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|Title:||‘Semi-Presidential’ Government in Egypt after the Arab Spring: Insights from the Weimar Republic|
|Keywords:||Constitutional law - Egypt|
|Abstract:||Contemporary interest in the so-called ‘Arab Spring’ extends beyond the study of constitutional law or the field of legal studies more generally. One cross-cutting topic that has attracted the attention of jurists and non-jurists alike is the wave of constitutional changes that have accompanied the revolts that have occurred in many Arab countries since 2010. This scholarship generally either discusses constitutional changes in one country in particular or situates it within wider regional or international context. This paper focuses upon Egypt’s “semi-presidential government”, it draws upon scholarship that has been produced by both lawyers and non-lawyers. Specific emphasis will be placed upon constitutional articles that were introduced or re-confirmed, and which are essential preconditions if a system of government is to be considered semi-presidential. In addition, the article will also focus upon the question of how this constitution and regime impact upon the separation of powers, the rule of law and associated rights and freedoms.|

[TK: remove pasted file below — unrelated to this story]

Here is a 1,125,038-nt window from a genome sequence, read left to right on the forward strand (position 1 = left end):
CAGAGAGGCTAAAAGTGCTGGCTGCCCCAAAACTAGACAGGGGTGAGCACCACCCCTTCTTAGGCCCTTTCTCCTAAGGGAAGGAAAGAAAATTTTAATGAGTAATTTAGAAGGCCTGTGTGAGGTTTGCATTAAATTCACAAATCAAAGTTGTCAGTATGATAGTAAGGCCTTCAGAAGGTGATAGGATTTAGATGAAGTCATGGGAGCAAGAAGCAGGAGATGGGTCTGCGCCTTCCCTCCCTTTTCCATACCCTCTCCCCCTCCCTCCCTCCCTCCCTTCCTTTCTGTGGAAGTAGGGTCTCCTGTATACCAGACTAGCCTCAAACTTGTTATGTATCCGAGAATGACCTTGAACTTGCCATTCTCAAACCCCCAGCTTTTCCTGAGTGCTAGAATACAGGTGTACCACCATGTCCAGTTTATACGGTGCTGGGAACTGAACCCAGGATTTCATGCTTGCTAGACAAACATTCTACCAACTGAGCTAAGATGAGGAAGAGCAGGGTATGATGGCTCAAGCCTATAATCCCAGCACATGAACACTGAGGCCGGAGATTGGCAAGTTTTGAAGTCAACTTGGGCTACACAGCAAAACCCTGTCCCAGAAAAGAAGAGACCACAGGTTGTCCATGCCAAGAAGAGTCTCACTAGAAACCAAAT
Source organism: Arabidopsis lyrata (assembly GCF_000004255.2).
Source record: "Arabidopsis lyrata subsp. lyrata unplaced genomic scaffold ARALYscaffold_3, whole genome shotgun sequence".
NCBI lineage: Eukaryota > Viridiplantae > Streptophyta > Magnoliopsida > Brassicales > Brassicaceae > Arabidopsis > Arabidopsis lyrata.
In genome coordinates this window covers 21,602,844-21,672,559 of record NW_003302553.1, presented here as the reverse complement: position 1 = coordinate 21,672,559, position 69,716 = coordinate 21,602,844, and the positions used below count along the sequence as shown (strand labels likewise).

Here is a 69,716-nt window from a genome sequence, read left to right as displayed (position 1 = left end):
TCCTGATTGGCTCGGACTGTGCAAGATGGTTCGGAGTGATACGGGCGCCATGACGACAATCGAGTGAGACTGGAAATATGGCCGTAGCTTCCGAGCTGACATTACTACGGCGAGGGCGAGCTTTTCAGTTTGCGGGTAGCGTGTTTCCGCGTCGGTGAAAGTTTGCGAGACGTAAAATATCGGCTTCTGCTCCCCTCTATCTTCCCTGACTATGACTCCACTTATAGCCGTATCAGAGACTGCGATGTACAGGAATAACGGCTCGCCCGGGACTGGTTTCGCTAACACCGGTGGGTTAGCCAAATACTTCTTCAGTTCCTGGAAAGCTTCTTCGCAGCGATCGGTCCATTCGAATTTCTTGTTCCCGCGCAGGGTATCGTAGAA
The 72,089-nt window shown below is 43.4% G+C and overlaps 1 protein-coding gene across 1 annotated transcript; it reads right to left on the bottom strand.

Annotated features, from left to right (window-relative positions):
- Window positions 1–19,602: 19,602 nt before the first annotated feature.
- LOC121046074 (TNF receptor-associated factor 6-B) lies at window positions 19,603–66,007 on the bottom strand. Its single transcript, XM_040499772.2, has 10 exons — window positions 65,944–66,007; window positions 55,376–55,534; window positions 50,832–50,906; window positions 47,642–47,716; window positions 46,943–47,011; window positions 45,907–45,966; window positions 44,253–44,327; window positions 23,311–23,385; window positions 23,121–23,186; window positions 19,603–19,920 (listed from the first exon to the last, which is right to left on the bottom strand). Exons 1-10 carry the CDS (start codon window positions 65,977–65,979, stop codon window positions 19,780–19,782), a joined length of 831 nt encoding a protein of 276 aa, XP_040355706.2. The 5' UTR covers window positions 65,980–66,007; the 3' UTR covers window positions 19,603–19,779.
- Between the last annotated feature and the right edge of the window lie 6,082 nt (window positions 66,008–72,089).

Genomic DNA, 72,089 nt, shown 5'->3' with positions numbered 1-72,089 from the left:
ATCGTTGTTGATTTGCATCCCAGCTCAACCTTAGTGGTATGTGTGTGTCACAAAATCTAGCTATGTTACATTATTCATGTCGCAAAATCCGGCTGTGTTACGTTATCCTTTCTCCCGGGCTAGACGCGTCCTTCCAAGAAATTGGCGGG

|Appears in Collections:||Fulltext Publications|
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